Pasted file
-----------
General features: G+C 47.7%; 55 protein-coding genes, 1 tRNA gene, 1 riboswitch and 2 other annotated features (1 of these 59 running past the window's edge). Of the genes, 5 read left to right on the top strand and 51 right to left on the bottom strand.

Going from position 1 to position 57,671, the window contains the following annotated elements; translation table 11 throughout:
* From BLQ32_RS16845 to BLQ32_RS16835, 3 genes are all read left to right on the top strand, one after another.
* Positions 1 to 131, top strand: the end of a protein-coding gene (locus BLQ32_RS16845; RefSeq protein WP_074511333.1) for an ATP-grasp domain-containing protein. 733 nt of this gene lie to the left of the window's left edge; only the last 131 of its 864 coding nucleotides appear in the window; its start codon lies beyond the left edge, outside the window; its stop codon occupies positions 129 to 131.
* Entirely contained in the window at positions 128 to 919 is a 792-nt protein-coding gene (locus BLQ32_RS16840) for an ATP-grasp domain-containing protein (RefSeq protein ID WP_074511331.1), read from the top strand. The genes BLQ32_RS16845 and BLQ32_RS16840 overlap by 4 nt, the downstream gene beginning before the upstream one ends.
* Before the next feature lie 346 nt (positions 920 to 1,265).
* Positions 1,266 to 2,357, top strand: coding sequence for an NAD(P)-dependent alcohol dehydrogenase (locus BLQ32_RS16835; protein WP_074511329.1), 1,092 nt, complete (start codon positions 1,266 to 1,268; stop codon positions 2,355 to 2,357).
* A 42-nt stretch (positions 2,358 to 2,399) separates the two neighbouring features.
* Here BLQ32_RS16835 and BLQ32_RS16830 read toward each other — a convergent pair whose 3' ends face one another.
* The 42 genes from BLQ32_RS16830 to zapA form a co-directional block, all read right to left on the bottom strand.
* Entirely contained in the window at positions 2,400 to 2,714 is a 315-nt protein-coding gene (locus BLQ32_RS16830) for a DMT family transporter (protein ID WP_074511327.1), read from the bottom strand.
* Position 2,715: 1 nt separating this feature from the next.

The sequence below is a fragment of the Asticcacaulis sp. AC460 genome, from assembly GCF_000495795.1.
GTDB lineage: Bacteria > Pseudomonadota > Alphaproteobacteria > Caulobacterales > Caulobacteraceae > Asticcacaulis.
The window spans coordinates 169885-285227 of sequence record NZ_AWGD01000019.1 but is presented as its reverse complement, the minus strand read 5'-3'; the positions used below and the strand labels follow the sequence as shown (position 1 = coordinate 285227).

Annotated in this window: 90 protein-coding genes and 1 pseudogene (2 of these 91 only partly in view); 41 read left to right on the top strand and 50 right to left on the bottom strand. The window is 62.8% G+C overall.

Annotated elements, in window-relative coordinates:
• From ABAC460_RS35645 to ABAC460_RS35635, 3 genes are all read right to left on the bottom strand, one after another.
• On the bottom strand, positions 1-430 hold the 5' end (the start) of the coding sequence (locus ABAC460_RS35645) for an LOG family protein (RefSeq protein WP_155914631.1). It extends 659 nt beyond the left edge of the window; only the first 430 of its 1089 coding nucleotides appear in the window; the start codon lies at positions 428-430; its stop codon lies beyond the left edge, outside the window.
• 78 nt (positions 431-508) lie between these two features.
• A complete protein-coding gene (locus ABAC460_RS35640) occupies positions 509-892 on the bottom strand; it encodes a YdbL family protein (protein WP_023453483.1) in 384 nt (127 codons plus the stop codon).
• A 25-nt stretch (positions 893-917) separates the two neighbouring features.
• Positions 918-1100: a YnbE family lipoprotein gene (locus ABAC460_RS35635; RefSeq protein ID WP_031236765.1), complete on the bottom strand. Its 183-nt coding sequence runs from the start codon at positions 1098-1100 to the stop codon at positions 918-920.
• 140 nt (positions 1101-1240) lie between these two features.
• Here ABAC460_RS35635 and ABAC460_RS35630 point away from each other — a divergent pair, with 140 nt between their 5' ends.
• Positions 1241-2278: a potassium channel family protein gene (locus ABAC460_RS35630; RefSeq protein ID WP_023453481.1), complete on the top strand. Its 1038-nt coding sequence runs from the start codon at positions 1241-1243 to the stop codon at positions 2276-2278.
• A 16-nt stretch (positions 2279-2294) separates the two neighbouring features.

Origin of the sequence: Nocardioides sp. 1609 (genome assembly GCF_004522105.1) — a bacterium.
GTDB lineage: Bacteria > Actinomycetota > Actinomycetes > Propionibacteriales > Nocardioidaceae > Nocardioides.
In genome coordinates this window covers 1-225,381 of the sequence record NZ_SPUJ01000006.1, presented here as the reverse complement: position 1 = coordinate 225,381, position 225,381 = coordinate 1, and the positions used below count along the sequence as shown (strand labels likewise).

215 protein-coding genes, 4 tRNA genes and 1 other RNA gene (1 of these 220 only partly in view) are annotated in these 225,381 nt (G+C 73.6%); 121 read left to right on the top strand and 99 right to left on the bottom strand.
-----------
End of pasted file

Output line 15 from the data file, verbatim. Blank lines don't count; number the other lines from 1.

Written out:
The window spans coordinates 169885-285227 of sequence record NZ_AWGD01000019.1 but is presented as its reverse complement, the minus strand read 5'-3'; the positions used below and the strand labels follow the sequence as shown (position 1 = coordinate 285227).